About seven years ago on the night of December 16, 2012, the brutal gangrape of a paramedical student by six men on a moving bus in the national capital Delhi shook the nation for the sheer brutality and torture inflicted on the hapless girl.
The horrific incident followed by large public protests has led to a great deal of soul searching about the problem of sexual violence in India. Politicians, lawyers, women’s rights activists, and an independent government-appointed commission have all made proposals for new laws, police reform, and public education. Even seeing the massive anger against the heinous crime, the government was forced to set up a three-member committee to suggest changes in the anti-rape laws.
Asifa’s case is not too old to forget. An 8-year-old minor girl was brutally raped and murdered in Rasana village near Kathua in Jammu and Kashmir. This heinous crime too sparked widespread outrage all over the country.
Expressing concern about violence against women after the New Delhi rape, Louis-Georges Arsenault, United Nations Children’s Fund (UNICEF) representative to India, said that “too many of these cases are children.”
The then government had promised action and great awareness has been raised about sexual violence against women and children in India. However, the result nowhere is seen. Why are the government and administration so careless regarding this very sensitive matter?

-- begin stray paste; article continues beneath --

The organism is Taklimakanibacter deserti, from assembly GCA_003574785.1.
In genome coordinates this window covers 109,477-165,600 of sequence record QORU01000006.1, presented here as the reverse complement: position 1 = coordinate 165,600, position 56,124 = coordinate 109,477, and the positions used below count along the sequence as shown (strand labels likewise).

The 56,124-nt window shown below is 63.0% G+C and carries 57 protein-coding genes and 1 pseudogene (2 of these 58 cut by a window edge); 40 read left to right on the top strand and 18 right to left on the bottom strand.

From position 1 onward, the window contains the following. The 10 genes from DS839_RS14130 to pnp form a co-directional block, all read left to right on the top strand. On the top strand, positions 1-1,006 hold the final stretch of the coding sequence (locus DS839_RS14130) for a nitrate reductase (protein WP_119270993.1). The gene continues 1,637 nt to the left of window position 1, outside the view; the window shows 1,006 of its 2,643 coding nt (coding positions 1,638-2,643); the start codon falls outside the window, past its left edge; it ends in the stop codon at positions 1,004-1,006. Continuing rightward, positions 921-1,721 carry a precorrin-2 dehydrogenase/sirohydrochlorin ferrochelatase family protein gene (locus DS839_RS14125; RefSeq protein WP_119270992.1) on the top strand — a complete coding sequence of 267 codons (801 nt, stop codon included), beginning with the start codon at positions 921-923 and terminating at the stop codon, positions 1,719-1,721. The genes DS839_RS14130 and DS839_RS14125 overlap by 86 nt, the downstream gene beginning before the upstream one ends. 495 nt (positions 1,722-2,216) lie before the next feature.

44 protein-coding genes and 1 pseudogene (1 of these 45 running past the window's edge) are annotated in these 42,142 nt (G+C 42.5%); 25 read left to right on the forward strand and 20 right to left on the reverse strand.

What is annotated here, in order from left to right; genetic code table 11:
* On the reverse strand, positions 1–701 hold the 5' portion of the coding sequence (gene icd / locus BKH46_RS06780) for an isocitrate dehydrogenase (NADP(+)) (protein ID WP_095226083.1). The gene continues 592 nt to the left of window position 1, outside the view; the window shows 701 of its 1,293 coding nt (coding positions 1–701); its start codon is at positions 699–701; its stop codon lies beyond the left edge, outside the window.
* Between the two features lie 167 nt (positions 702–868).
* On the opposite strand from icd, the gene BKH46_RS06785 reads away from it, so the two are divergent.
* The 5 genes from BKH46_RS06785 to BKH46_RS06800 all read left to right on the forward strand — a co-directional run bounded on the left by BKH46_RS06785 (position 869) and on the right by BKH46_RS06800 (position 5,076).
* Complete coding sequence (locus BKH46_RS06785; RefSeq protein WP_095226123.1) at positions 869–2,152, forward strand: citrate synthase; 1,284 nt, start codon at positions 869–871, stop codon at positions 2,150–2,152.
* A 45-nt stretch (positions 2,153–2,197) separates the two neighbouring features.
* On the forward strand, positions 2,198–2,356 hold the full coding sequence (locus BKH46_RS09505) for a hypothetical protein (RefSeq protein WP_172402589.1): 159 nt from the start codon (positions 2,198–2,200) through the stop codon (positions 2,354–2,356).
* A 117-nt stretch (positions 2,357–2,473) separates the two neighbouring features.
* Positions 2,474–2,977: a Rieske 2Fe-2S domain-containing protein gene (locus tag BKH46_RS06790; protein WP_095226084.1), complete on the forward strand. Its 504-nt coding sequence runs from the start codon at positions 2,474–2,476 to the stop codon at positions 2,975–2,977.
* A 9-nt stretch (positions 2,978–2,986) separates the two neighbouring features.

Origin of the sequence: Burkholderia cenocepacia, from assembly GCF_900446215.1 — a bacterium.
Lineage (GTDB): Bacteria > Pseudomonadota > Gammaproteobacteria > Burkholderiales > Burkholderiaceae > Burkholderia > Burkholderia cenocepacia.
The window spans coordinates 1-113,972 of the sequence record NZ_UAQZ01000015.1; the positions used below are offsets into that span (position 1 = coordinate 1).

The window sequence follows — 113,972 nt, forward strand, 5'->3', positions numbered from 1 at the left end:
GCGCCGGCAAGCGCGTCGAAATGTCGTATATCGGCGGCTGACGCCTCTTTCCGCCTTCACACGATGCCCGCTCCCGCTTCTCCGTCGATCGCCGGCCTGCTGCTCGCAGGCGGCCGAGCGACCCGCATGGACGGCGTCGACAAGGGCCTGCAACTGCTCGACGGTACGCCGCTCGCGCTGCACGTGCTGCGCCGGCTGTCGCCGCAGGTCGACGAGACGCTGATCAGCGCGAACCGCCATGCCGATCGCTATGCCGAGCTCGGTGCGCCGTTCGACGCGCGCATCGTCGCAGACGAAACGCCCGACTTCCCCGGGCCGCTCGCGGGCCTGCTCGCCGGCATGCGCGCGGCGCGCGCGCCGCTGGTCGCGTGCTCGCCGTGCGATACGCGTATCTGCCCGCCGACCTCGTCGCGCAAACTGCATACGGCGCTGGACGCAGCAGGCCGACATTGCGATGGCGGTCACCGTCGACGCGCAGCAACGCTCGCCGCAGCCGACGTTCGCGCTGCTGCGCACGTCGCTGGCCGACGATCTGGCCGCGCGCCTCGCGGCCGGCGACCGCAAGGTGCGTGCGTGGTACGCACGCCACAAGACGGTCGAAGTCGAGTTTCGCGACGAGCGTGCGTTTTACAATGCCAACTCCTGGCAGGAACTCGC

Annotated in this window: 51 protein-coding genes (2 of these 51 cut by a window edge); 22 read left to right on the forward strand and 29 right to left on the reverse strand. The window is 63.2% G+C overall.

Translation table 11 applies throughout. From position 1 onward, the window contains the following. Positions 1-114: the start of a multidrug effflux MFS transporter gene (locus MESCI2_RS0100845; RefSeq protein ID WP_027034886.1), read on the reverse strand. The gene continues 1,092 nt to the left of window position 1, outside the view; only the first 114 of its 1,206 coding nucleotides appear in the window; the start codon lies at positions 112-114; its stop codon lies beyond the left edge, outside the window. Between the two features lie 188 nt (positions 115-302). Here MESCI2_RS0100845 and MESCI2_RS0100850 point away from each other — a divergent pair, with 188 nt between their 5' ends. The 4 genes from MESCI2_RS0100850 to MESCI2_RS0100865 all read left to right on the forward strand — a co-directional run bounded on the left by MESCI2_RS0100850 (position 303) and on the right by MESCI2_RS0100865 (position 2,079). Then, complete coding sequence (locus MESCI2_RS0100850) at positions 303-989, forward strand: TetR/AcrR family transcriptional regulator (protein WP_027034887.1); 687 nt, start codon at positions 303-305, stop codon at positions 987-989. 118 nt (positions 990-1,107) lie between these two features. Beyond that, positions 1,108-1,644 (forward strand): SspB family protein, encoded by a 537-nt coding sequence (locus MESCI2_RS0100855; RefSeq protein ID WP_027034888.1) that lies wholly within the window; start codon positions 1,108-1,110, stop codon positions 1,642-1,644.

The data collated by the Supreme Court once more is shocking to the entire nation and shows how our morality social values have declined to the lowest extent. As per SC, 24,212 FIRs have been registered from January 1, 2019, to June 30, 2019, regarding Child Rape. Out of the same only, 911 cases have been disposed off. This is 4 per cent of the total. Uttar Pradesh has the highest number of FIRs registered at 3,457 and it has only disposed of 22 FIRs which is a minuscule 3 per cent of the total FIRs registered.
The data compiled by the Supreme Court Registry suggest, if one thinks, that 4,000 children are rapped every month, 130 every day and one child is sexually abused each five in our country. How ironical and shameful it is! It presents a gloomy picture of our judicial system that how child rape victims have to wait for years to get justice.
The survey indicated that out of the 24,212 FIRS of child rape cases registered under the Indian Penal Code (IPC) and Protection of Children from Sexual Offences (POCSO) Act 2012, about 48 per cent cases (11,081) are under investigation.
The exercise undertaken by the apex court could set the ball rolling for a major overhaul in the justice system, paving the way for path-breaking criminal reforms in child rape cases.
There is no use in decrying media exposure when our own justice system, our law-and-order machinery and, most importantly our moral value systems are in a terminal decline.
It is high time that the top court issued orders for more courts and special POCSO court to handle the backlog of cases. They must also ask the public to create awareness campaigns not only to stem such rising crime rates but also to encourage the victims to register FIRS, which in some cases they are pressurised to withdraw or prevented from doing so.
By Faheem Usmani Qasmi
(The views expressed by the author in the article are his/her own.)